Thursday, August 4, 2016

Summer Round-Up

I had every intention of keeping up with my monthly round-ups, but, oh, what a busy summer it has been! Along with the annual summer reading madness, I've also been collaborating with fellow 2016 Geisel Award Committee members Amanda Foulk and Misti Tidman to create the new mock Geisel Award blog, Guessing Geisel. Launched in June, this blog was created as a place to celebrate and discuss beginning readers and the Geisel Award. We have a wonderful roster of guest bloggers who have so generously offered their time and expertise. I hope you'll check it out! Now onto the round-up!


Image from PenguinRandomHouse.com
Akata Witch by Nnedi Okorafor 
Viking Books, 2011
9780670011964
Sunny, an albino Nigerian-American living in Nigeria, learns that she has magical abilities and that she’s really one of the enigmatic Leopard People. As she studies and practices her craft, she becomes part of a tightly knit quartet of friends--flirtatious and powerful Chichi, impulsive, African-American Sasha, and quiet Orlu. Sunny’s life takes another twist when it’s revealed that she and her friends are destined to combat the sinister serial killer Black Hat Otokoto. Fascinating spells, a magical world, and loyal friends make this a wonderful Harry Potter readalike.


Image from SimonandSchuster.com
As Brave as You by Jason Reynolds
Atheneum/Caitlyn Dlouhy Books, 2016
9781481415903
Quiet and observant African-American eleven-year-old Genie and his brash fourteen-year-old brother Ernie are less than excited to be spending the summer at their grandparents' house in rural Virginia. As Genie learns more about his resourceful Grandma and blind Grandpop, he also learns what it means to be brave and that sometimes the brave thing is to say no. Strong writing and laugh out loud funny, yet heartbreakingly real characters are at the center of this not-to-be-missed intergenerational story. A wonderful recommendation for fans of One Crazy Summer by Rita Williams-Garcia, The Watsons Go to Birmingham - 1963 by Christopher Paul Curtis, and Richard Peck’s A Long Way from Chicago.


Image from US.Macmillan.com
Compass South by Hope Larson, illustrated by Rebecca Mock 
Farrar Straus Giroux, 2016
978-0374300432
Set in 1860 this is the story of two sets of red-haired twins, a missing father, a nefarious pirate captain, and a seafaring voyage from New York City to San Francisco via the treacherous Cape Horn. The first set of twins, Alexander and Cleopatra (Patrick when disguised as a boy), have been given a mysterious watch and knife by their now missing father. Their lives become intertwined with the second set of twins, Silas and Edwin, as all four children struggle to survive. The first in the Four Points series, this historical fiction graphic novel is full of non-stop adventures. Although it can be difficult to tell the twins apart in some illustrations, is this just a tiny flaw in this rip roaring story. The second book, Knife's Edge, is set to be published in June, 2017.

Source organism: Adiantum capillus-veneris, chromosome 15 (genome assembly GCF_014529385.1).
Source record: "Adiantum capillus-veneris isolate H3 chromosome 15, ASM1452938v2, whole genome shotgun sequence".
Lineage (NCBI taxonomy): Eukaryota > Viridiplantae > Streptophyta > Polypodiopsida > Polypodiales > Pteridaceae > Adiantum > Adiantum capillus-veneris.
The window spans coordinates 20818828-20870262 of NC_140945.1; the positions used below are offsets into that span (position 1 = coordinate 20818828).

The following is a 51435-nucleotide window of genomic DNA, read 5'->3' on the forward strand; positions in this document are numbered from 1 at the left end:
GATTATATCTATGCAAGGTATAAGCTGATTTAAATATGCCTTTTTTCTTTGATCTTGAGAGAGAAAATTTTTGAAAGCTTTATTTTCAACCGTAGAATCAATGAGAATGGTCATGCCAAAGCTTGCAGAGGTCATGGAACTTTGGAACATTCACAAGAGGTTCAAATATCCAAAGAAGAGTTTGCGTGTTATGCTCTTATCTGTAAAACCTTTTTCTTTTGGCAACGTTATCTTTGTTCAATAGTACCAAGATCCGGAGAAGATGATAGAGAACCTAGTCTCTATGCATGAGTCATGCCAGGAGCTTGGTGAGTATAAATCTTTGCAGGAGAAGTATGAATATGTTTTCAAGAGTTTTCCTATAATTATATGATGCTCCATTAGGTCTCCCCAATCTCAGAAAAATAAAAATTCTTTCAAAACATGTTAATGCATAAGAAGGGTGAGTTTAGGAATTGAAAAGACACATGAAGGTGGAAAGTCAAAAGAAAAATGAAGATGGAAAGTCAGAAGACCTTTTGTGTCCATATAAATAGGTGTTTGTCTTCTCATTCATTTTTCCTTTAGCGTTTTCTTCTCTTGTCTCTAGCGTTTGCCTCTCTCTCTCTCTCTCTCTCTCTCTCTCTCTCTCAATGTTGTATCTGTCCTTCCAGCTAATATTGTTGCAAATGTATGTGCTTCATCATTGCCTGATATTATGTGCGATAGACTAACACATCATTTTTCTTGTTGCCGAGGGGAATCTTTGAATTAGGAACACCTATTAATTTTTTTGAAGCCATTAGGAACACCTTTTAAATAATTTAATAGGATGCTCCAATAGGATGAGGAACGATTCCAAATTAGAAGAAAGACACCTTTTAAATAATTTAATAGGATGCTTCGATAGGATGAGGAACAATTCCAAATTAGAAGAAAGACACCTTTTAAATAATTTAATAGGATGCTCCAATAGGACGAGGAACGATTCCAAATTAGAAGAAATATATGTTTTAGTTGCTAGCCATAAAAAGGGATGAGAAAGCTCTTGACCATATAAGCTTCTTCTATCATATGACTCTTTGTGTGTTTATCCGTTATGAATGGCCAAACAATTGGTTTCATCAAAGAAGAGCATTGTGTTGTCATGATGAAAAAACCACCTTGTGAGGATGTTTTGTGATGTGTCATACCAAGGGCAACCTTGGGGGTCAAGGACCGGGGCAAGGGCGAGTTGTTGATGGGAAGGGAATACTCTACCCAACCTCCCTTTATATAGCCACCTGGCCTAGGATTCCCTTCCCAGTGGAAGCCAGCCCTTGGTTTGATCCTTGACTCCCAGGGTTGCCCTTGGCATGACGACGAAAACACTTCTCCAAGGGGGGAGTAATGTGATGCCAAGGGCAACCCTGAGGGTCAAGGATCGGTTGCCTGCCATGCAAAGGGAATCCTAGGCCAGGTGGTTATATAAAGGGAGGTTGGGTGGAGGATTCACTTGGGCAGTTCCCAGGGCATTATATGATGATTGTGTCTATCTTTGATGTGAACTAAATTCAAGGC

Image from PenguinRandomHouse.com
Gertie’s Leap to Greatness by Kate Beasley 
(Reviewed based on an advance reader’s copy)
Farrar Straus Giroux, 2016
9780374302610
Energetic and determined Gertie Reece Foy lives in a small Alabama town with her father and her Great-Aunt Rae, and is best friends with loyal Junior Jr. and class genius Jean. Gertie enters fifth grade with a mission, and she never fails at a mission. She’s going to give the best ever class speech about her summer, and then everyone will see she’s “the greatest fifth grader in the whole school, world, and universe!” And that’s just phase one! It’s all part of a plan to show Gertie’s birth mother how amazing Gertie is and how much she doesn’t need a mother. Unfortunately, the new school year brings a new instantly popular girl, Mary Sue Spivey. Soon Gertie and Mary Sue are locked in a battle to be the best. Who will win? Fans of Pennypacker’s Clementine, Turnage’s Three Times Lucky, and The Higher Power of Lucky by Susan Patron will find a new friend in spunky, never-give-up Gertie.

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